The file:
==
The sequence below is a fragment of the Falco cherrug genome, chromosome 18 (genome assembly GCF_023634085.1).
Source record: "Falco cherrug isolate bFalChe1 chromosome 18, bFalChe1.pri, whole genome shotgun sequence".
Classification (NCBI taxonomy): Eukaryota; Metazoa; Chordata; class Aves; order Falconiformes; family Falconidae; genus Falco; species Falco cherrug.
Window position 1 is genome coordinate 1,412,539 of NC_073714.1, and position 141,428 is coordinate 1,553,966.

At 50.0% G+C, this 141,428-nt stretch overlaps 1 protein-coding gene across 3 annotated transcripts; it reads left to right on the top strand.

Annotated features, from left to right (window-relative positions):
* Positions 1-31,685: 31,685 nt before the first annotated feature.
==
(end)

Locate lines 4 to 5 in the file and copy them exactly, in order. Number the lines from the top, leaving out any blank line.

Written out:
Window position 1 is genome coordinate 1,412,539 of NC_073714.1, and position 141,428 is coordinate 1,553,966.

At 50.0% G+C, this 141,428-nt stretch overlaps 1 protein-coding gene across 3 annotated transcripts; it reads left to right on the top strand.